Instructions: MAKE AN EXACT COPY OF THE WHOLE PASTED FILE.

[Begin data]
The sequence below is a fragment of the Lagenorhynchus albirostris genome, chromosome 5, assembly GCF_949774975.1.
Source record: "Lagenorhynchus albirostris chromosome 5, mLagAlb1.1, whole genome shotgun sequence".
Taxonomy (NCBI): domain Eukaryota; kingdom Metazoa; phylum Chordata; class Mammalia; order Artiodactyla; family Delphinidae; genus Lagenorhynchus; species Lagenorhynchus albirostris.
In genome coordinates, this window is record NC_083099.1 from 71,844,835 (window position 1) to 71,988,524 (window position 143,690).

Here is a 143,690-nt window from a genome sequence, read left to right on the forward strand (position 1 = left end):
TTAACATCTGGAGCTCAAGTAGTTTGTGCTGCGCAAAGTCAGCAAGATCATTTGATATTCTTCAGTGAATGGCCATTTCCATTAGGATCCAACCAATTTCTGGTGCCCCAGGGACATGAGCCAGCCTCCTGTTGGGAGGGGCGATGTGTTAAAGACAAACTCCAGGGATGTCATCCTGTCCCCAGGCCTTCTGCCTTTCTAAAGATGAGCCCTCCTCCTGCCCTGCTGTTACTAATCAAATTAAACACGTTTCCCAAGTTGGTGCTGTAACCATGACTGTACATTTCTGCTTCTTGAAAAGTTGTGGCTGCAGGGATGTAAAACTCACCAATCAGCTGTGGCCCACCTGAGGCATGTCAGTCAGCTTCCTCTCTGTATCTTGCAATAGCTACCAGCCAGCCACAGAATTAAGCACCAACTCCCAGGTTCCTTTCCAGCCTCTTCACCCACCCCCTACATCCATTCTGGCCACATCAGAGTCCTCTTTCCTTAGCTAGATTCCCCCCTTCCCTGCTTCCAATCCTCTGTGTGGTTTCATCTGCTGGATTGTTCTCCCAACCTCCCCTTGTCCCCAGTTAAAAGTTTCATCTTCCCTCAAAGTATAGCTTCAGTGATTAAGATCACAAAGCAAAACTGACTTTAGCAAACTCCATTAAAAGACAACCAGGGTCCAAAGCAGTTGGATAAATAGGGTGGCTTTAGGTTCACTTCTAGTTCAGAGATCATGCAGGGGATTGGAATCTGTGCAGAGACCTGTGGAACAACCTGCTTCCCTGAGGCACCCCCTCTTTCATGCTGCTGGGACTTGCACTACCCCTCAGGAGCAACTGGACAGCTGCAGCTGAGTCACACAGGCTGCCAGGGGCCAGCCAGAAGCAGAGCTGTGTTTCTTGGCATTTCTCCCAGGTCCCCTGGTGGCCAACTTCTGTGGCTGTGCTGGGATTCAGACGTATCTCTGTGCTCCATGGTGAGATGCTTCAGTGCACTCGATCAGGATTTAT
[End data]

The sequence below is a fragment of the Lagenorhynchus albirostris genome, chromosome 5, assembly GCF_949774975.1.
Source record: "Lagenorhynchus albirostris chromosome 5, mLagAlb1.1, whole genome shotgun sequence".
Taxonomy (NCBI): domain Eukaryota; kingdom Metazoa; phylum Chordata; class Mammalia; order Artiodactyla; family Delphinidae; genus Lagenorhynchus; species Lagenorhynchus albirostris.
In genome coordinates, this window is record NC_083099.1 from 71,844,835 (window position 1) to 71,988,524 (window position 143,690).

Here is a 143,690-nt window from a genome sequence, read left to right on the forward strand (position 1 = left end):
TTAACATCTGGAGCTCAAGTAGTTTGTGCTGCGCAAAGTCAGCAAGATCATTTGATATTCTTCAGTGAATGGCCATTTCCATTAGGATCCAACCAATTTCTGGTGCCCCAGGGACATGAGCCAGCCTCCTGTTGGGAGGGGCGATGTGTTAAAGACAAACTCCAGGGATGTCATCCTGTCCCCAGGCCTTCTGCCTTTCTAAAGATGAGCCCTCCTCCTGCCCTGCTGTTACTAATCAAATTAAACACGTTTCCCAAGTTGGTGCTGTAACCATGACTGTACATTTCTGCTTCTTGAAAAGTTGTGGCTGCAGGGATGTAAAACTCACCAATCAGCTGTGGCCCACCTGAGGCATGTCAGTCAGCTTCCTCTCTGTATCTTGCAATAGCTACCAGCCAGCCACAGAATTAAGCACCAACTCCCAGGTTCCTTTCCAGCCTCTTCACCCACCCCCTACATCCATTCTGGCCACATCAGAGTCCTCTTTCCTTAGCTAGATTCCCCCCTTCCCTGCTTCCAATCCTCTGTGTGGTTTCATCTGCTGGATTGTTCTCCCAACCTCCCCTTGTCCCCAGTTAAAAGTTTCATCTTCCCTCAAAGTATAGCTTCAGTGATTAAGATCACAAAGCAAAACTGACTTTAGCAAACTCCATTAAAAGACAACCAGGGTCCAAAGCAGTTGGATAAATAGGGTGGCTTTAGGTTCACTTCTAGTTCAGAGATCATGCAGGGGATTGGAATCTGTGCAGAGACCTGTGGAACAACCTGCTTCCCTGAGGCACCCCCTCTTTCATGCTGCTGGGACTTGCACTACCCCTCAGGAGCAACTGGACAGCTGCAGCTGAGTCACACAGGCTGCCAGGGGCCAGCCAGAAGCAGAGCTGTGTTTCTTGGCATTTCTCCCAGGTCCCCTGGTGGCCAACTTCTGTGGCTGTGCTGGGATTCAGACGTATCTCTGTGCTCCATGGTGAGATGCTTCAGTGCACTCGATCAGGATTTAT